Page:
He was the only one of the 12 disciples who did not forsake Jesus at the hour of his death. He is remembered as a gentle teacher of brotherly love and was the last surviving apostle, and believed to have died at a very old age (90+), circa 101 A.D. at Ephesus, Turkey, which is about halfway between Jerusalem and Rome. At a later date, a church was built over his tomb and subsequently, a beautiful Moslem Mosque.
There is no historical evidence that either of the Saints John were ever members of the Craft of stonemasons, but because of their righteous lives and their strength of character, both of these Godly men have been adopted as the 2 Patron Saints of Masonry. Originally, lodges were dedicated to God…
Summer and Winter Solstices: In ancient times, festivals were held on these 2 days because they represent the days of the Summer and Winter Solstices, which illustrate cycles of life. Today, our Summer Solstice is June 21st and our Winter Solstice is December 21st. These 2 festivals celebrated the times of both the first fruits in the Spring and the Fall harvest. (I have an entire email dedicated to this topic alone, which I will send out as a supplement to this answer if you request it, Bro. Johnson and Bro. Mauldin have already requested this information…through their enlightening first answers and even more challenging questions. Thanks Brothers.)
These symbols originate from ancient civilizations, long before even King Solomon’s day…brought forward generation by generation via inculcation (teaching) and by the ancient monuments found to be inscribed with these symbols which Egyptologists, geologists and other scholars study in their attempts to understand Man’s history.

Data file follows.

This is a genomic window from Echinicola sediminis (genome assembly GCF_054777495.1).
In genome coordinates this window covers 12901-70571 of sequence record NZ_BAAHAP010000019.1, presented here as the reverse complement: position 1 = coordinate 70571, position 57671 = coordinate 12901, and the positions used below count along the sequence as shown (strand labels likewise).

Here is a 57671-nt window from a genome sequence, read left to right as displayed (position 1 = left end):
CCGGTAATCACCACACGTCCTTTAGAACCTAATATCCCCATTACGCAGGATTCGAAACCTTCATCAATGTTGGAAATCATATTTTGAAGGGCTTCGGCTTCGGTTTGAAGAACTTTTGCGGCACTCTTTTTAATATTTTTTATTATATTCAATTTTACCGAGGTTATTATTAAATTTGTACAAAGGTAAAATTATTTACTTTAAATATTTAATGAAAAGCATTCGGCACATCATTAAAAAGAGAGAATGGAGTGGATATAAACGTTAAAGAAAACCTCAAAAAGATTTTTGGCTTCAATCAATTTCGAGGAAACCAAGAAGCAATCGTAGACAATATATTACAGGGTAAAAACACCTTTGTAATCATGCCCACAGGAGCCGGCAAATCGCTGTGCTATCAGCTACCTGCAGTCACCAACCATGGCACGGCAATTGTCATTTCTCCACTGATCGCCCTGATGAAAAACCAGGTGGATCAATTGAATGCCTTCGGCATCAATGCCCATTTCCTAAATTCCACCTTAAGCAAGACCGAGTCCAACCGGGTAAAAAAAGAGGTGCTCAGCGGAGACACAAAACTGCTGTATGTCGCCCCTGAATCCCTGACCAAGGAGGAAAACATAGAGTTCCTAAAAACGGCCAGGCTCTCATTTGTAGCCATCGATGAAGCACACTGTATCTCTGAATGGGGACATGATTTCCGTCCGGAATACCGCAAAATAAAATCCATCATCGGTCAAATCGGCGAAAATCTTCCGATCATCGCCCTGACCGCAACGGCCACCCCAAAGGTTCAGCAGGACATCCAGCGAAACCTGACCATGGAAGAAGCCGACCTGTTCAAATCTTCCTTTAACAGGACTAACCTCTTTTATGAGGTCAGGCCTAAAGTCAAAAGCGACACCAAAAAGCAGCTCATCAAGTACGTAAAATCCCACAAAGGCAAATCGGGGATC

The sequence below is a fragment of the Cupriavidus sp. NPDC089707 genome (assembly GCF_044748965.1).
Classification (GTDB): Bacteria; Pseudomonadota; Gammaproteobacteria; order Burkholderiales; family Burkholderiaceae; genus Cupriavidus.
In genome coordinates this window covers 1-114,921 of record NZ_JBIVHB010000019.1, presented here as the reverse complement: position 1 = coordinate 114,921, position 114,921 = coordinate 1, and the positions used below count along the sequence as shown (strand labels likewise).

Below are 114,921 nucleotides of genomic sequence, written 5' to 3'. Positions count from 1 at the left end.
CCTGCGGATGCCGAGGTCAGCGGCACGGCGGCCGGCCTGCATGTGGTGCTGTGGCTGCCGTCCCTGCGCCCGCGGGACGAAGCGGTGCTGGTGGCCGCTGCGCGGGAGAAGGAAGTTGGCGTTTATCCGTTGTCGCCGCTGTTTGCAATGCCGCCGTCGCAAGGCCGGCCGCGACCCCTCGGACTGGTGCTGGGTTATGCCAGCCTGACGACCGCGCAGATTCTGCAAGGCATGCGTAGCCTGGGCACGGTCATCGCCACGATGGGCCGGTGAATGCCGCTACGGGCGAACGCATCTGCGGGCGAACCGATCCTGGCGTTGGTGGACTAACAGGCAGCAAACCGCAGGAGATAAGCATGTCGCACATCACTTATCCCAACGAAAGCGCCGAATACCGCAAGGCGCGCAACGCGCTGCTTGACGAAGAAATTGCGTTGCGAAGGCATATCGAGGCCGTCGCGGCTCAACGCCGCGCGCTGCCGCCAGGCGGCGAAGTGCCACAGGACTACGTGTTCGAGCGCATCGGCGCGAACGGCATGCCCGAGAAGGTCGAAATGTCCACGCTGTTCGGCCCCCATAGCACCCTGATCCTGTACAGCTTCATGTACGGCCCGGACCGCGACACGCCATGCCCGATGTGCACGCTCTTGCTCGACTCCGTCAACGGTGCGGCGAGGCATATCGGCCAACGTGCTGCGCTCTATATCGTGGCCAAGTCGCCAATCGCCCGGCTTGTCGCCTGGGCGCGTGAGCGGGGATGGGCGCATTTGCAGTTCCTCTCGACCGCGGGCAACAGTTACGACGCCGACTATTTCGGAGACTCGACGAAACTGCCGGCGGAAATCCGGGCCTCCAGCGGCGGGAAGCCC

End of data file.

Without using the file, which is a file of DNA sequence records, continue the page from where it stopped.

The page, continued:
Point Within A Circle in Egypt: The 2 vertical lines on either side of the Point Within a Circle symbol date back before Solomon. (who lived nearly 1,000 years before John the Baptist was born.) On early Egyptian monuments have been found the Alpha and Omega, (the symbol of God as the beginning and the end…or, therefore eternal), in the center of the circle bordered by 2 upright, perpendicular parallel serpents. For some, the science and philosophy behind Masonic symbolism is viewed as Freemasonry’s secrets, mysteries, or as a form of secret cultism known only to Freemason scholars. However, this is not true. For those who study attempting to find “Light”, the science and philosophy behind Masonic symbolism can be found in Man’s history. Masonic ritual, too, imitates these proud and ancient religious traditions. For those who seek more Masonic Light about the Point Within A Circle, please check out the reference below, for a more in depth explanation of this ancient symbol. Bro. Albert Mackey, The Symbolism of Freemasonry: Illustrating and Explaining Its Science and Philosophy, Its Legends, Myths and Symbols. In order to truly understanding the ancient wisdom this masonic symbol represents, we have to go back to the Middle chamber where we learned about the 7 liberal arts and sciences. Putting this symbol to use in everyday life requires that you use: